Obama Previews New EPA Rules, Girds for Climate Fight
WASHINGTON - The fight over President Obama's climate policies is just warming up.
The Environmental Protection Agency plans to roll out carbon-emission caps Monday for existing power plants, a move Republicans have staunchly opposed since the George W. Bush administration.
In his weekly address today, Obama made the case for why the EPA should regulate carbon emissions, a contentious matter that's been the subject of two major Supreme Court cases.
Speaking from the Children's National Medical Center in Washington D.C., where he spent Friday visiting children who suffer from asthma, the president suggested that regulating emissions was a public health measure.
"As president, and as a parent, I refuse to condemn our children to a planet that's beyond fixing," Obama said. "Right now, there are no national limits to the amount of carbon pollution that existing plants can pump into the air we breathe. None."
The pending regulations were proposed in September, but emissions caps have been a major political issue for years. In 2007, under Bush's presidency, the Supreme Court ruled that the EPA has a responsibility under the Clean Air Act to regulate carbon emissions, siding with environmentalists. In April, the court upheld a 2011 EPA rule aimed at air pollution that drifts across state lines.
Republicans have maintained that the EPA should not have the authority to regulate carbon emissions, but the two court cases have paved the way for EPA's coming power-plant regulations.
As a presidential candidate in 2008, Obama ran on an energy platform centered on cap-and-trade, a proposal to cap emissions for manufacturers and power plants and institute a scheme of emissions "credits" that could be traded or sold. Despite support from Republicans before 2008, that effort failed after passing the House, and Republicans successfully used it as a cudgel in the 2010 elections against House Democrats who supported it.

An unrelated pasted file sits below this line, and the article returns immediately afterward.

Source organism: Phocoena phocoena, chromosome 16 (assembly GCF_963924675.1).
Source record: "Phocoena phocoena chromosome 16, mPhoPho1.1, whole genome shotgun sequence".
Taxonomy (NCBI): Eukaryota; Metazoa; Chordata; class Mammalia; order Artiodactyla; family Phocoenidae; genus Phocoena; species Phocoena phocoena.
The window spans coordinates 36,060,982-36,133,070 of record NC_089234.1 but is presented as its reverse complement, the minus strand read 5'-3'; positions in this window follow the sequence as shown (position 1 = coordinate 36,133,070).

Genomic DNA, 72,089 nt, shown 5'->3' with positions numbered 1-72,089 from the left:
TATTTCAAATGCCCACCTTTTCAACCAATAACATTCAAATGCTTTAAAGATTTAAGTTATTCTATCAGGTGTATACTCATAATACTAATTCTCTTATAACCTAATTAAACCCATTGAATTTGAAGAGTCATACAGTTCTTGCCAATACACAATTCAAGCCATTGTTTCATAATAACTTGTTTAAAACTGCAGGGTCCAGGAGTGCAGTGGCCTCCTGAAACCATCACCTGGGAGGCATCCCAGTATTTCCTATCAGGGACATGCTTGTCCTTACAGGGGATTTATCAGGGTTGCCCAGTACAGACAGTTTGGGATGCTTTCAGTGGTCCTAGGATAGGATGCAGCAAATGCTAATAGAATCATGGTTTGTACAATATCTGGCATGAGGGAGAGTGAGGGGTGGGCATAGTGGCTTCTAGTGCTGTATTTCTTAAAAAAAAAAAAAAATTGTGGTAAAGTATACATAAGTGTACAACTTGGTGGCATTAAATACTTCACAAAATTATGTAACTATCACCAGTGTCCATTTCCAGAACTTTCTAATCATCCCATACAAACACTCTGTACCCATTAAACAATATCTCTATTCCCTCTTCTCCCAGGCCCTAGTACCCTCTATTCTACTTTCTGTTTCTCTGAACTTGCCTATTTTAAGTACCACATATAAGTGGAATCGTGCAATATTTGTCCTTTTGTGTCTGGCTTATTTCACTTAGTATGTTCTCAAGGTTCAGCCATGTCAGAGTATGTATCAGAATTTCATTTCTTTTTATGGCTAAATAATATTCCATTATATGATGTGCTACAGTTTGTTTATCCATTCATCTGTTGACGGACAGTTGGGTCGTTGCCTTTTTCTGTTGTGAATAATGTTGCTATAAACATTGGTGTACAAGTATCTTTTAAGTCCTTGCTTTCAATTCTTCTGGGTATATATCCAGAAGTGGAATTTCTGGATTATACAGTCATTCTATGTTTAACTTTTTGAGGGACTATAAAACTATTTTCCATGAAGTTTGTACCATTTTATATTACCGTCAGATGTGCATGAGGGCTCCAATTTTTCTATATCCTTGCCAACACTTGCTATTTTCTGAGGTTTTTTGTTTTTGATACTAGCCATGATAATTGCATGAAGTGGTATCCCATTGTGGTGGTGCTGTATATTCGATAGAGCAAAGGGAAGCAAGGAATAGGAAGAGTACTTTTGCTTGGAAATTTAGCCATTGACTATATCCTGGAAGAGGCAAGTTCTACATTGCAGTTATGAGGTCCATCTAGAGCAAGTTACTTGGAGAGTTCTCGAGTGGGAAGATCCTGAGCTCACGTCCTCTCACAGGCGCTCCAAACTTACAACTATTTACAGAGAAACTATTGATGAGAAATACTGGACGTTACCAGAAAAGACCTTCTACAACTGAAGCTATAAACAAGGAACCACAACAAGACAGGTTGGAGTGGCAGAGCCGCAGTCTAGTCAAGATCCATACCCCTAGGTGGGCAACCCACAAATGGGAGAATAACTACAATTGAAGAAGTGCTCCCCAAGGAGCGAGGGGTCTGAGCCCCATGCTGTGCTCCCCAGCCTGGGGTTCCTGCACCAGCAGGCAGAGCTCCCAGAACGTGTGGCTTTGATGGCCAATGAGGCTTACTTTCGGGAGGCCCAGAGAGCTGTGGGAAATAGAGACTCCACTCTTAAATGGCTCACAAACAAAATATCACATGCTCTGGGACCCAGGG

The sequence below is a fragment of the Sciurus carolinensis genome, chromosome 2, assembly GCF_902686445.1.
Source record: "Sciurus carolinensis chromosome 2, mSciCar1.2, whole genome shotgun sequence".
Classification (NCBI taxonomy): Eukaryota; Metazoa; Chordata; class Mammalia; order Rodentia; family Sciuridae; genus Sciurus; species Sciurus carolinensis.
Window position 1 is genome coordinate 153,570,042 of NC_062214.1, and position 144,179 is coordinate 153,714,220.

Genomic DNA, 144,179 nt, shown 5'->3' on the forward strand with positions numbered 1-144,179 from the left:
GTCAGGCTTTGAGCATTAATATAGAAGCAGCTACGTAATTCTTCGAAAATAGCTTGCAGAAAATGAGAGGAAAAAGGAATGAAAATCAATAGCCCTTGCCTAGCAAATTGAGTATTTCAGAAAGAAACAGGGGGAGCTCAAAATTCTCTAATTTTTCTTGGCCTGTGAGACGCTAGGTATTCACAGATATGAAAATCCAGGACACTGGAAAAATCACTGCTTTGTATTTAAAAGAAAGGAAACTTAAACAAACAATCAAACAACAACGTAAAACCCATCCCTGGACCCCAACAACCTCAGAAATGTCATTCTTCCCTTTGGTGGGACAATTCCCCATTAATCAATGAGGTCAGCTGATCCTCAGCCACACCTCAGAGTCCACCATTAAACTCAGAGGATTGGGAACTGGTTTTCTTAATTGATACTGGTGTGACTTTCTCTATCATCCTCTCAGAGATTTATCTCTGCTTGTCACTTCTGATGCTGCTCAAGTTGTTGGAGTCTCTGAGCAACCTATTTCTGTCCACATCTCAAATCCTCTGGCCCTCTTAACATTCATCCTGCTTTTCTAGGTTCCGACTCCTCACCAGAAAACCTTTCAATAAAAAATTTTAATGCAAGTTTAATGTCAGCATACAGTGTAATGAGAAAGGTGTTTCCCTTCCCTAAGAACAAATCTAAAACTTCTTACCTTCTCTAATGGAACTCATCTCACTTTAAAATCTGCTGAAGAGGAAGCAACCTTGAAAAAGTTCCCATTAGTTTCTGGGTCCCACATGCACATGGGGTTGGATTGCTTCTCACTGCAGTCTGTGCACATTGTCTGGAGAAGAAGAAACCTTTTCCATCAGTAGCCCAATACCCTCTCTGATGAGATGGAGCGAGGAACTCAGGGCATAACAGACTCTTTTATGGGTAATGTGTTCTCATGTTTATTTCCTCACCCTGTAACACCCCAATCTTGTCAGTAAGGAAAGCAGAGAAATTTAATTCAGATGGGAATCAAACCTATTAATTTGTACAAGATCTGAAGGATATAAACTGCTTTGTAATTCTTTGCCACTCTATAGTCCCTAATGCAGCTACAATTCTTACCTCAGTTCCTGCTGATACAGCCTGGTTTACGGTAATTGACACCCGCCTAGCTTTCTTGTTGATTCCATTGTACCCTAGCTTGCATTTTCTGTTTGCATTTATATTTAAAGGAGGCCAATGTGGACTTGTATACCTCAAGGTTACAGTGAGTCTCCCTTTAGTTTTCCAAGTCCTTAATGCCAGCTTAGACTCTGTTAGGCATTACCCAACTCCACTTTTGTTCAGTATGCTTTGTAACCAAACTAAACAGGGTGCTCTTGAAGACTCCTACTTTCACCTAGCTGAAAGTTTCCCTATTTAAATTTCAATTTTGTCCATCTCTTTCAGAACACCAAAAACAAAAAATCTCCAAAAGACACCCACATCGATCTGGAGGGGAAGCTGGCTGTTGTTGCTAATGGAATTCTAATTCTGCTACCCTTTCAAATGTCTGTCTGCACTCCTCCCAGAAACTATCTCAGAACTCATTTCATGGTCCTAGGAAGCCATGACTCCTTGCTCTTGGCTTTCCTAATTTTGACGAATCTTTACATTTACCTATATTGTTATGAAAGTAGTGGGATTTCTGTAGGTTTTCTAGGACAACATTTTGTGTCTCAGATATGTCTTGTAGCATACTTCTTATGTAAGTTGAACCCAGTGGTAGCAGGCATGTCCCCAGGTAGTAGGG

After the failure of cap-and-trade in Congress, EPA emission regulations became a backup plan for environmentalists.
Similar regulations have already been an issue on the campaign trail.
After Mitt Romney and Republicans accused Obama of waging a "war on coal" in the 2012 presidential election, Virginia's gubernatorial election featured disputes between Republican state attorney general Ken Cuccinelli and now-governor Terry McAuliffe over coal policies and whether climate change is a man-made problem.
Congressional Republicans have already panned the new regulations, the National Republican Congressional Committee has attacked Democratic incumbents for supporting them, and the U.S. Chamber of Commerce released a report finding the new standards will hurt the U.S. economy.
In other words, after EPA releases the new regulations on Monday, Obama and Democrats will have a climate fight on their hands.
This story has been corrected to reflect that the EPA's new regulations will apply to existing power plants, not new ones.